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Thread: Which film for landscapes/portraits?

  1. #1

    Which film for landscapes/portraits?

    Can someone please give me a recommendation on which film to use (make and speed) for landscapes and which to use for portraits. I hope to enlarge the better ones into a size suitable for hanging on mey wall. I have recently purchased a Kardan Color 4X5 with 90 1.8 Super Angulon, 150 5.6 Symmar and 240 5.5 tele Arton. Thanks Max Auckland NZ

  2. #2

    Which film for landscapes/portraits?

    Over the last 20 years, I have had extremely good results using Kodak Plus-x 4x5 (rated at 100) developed with Kodak HC-110 developer, Tri-X (rated at 250) with the same developer gives very good shadow detail, but with more grain. I am cu rrently working with T-max 100, again with HC-110 since Kodak does not recommend the T-max developer for sheet film. I'm still not sure if I like it better tha n Plus-X.

    For color work, Fuji's Astia is rather amazing for skin tones and overall qualit y. For general color work, Ektachrome 64 is my stand-by, mainly because its pre dictable and readily available.

    I print the B/W on either Ilford Galerie, or Oriental Seagull (now hard to find) for prints up to 16x20. I always tones the prints in Selenium.

    For color prints from transparencies, Ilfochrome (formerly Cibachrome) looks gre ats and also has the benefit of having good long-term color stability. This is important if you are interested in selling your work through galleries.

    Good luck Greg (Downey, CA USA)

  3. #3

    Which film for landscapes/portraits?

    Black and white or color ? Negatives or slides ? What will the end result be u sed for, publishing or prints ? Due you prefer preloaded films or are you using standard (load 'em yourself) film holders ?

  4. #4

    Which film for landscapes/portraits?

    ..........that's "do" not "due". I'm not illiterate. The best spell check would know what I want to say not what I type

  5. #5

    Join Date
    Dec 1997

    Which film for landscapes/portraits?

    I use Fujichrome Velvia exclusively for my landscape work. As a professional st ock photographer I have found the saturated colors, high contrast, and exception al sharpness of this film to be readily accepted, even appreciated, by photo edi tors. I have also made Type R and Ilfochrome prints from masked Velvia chromes w ith excellent results. Many pros rate the film at ISO 40 rather than the suggested 50.

  6. #6

    Which film for landscapes/portraits?

    For my 8x10 work, I use T-Max 400, processed in T-Max RS developer (in a tray, a s a one-shot), nominal time 5 minutes @ 75 degrees F. I like it because its reci procity characteristics are far superior to Tri-X and other non-T-grain films. T his is very important when your exposure times are over 1/2 second. I don't reco mmend developing T-Max films in anything but T-Max developers. It's expensive bu t well worth it. By the way, I strongly disagree with those "pros" who recommend rating Fuji Velv ia at ISO 40. Velvia (like all slide films) likes to be slightly UNDERexposed, a nd thus a rating of 64 or 80 seems far more appropriate. Test first, then bracke t.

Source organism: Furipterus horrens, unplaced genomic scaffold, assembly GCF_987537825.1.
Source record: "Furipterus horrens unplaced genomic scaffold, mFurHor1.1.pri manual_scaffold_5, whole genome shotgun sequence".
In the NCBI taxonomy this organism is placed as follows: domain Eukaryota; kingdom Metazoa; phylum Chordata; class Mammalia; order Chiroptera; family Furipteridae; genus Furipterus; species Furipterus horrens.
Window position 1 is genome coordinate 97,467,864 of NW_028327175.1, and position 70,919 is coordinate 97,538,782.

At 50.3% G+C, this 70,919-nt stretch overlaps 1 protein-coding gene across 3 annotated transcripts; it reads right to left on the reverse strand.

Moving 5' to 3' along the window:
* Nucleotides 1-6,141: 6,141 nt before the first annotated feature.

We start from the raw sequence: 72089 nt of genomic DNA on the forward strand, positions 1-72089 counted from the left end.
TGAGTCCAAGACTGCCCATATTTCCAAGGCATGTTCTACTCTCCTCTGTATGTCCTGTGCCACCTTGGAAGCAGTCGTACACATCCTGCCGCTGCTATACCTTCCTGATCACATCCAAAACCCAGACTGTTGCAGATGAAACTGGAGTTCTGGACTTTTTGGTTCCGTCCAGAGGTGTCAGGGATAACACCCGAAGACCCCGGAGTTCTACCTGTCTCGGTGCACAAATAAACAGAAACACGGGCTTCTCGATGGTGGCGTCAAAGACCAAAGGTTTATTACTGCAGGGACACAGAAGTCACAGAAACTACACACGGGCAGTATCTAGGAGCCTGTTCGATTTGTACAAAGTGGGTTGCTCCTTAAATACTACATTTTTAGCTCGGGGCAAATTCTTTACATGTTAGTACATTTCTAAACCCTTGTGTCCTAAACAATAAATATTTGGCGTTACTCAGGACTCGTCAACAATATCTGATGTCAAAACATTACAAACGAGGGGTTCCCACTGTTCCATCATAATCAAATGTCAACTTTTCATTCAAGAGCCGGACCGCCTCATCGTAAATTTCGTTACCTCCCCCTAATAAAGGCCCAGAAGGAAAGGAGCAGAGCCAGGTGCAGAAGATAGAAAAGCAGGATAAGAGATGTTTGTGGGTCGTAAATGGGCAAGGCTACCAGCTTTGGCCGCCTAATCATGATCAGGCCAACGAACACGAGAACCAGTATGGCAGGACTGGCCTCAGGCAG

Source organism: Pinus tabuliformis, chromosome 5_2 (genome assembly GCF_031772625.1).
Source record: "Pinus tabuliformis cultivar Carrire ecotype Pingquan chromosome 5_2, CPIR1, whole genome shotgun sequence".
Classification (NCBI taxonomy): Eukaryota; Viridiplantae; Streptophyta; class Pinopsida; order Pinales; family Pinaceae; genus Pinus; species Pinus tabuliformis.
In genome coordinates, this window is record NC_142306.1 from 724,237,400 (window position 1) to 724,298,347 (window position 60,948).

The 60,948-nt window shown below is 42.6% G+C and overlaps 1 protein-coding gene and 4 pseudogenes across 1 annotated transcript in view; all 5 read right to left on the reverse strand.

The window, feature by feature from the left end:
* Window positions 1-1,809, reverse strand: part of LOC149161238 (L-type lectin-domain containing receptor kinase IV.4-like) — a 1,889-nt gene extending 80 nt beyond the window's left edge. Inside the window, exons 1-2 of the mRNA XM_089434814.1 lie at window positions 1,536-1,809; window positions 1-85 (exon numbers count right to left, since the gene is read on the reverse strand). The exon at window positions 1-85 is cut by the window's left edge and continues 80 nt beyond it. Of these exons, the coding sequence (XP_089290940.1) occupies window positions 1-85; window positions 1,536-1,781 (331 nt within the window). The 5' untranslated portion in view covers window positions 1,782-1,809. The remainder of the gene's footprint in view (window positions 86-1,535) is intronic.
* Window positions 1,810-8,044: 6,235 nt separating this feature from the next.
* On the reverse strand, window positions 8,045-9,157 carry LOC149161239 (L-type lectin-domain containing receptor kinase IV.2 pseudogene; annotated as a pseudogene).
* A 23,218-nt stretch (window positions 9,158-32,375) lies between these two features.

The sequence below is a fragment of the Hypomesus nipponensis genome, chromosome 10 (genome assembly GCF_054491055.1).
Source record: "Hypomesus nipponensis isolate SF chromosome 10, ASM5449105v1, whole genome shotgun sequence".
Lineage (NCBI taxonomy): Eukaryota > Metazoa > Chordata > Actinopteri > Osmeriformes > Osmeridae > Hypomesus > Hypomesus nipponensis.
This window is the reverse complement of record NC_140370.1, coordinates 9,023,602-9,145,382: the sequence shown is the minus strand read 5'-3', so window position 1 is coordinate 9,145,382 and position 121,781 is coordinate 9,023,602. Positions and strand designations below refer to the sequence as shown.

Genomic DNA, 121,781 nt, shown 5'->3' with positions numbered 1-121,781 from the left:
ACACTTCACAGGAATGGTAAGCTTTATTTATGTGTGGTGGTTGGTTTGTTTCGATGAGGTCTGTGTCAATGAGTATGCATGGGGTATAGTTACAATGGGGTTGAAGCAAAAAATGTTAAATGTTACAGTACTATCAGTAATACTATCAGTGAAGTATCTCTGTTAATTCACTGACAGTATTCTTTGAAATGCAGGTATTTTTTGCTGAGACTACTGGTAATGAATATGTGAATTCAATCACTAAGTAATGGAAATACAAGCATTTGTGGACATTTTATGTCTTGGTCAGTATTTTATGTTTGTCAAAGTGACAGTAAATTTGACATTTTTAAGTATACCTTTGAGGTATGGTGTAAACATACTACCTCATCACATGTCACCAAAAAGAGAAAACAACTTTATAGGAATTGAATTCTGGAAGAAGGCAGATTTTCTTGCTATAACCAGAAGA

7. #7

    Which film for landscapes/portraits?

    I suspect that many folks who accept both parts of Peter Hughes' advice:

    "...Velvia (like all slide films) likes to be slightly UNDERexposed, and thus a rating of 64 or 80 seems far more appropriate. Test first, then bracket."

    --will find themselves happier with part two than part one.

    My experience supports the numerous recommendations I have read regarding the ex posure of Velvia: I find that it gives me better exposures at ISO 40 than it doe s at its nominal rating of 50. With some of my gear, and under certain condition s, a rating of 32 works better still. Films that are arguably overrated with res pect to their speed do not "like" to be further underexposed.

  8. #8

    Which film for landscapes/portraits?

    I shoot landscapes in the 4X5 format and after spending several years with T-Max 100 and 400 I found myself trying a box of Tri-X when my supplier was out of T- Max 400. While I never really cared for Tri-X in 35mm or medium format I found that whe n I used it for 4X5 it gave me a gradation and tonality that I found quite nice. The increased grain is slight but I think it adds something subtle to my work. I generally develop in either Rodinal or HC-110 (dil B) and print on Kodak Polym ax Fine Art FD or Kodak Elite. Try it, you may like it as well.

  9. #9

    Join Date
    Sep 1997

    Which film for landscapes/portraits?

    For landscapes, I shoot almost exclusively velvia rated at 40. At 50, it's over- saturated, IMHO. For portraits, I really like E100SW. The extra warmth looks rea lly good on skin tones. It also works well for photos in the high mountains/snow since it sort of acts like a built-in warming filter.

  10. #10

    Join Date
    Feb 1998

    Which film for landscapes/portraits?

    Well...It seems most everyone likes Velvia for landscapes (I do too), and I also like Provia (rated at 100), but you got very little info on a portrai t film (aside for a recommendation for Fuji Astia). I strongly feel that if you are going to make prints, use print film. It will be far cheaper than making high quality Ilfochromes. For portraits, I also recommend films made for portraits, such as Kodak VPS (160 daylight, 125 strobe, 80 outdoor shade) or Fuji NPS. These films are reduced contrast films, necessar y for getting a full range of shades onto print paper. You may want to refer to Kodaks excellent book 'The Portrait'. It has much usefull info on all aspects of portraiture.

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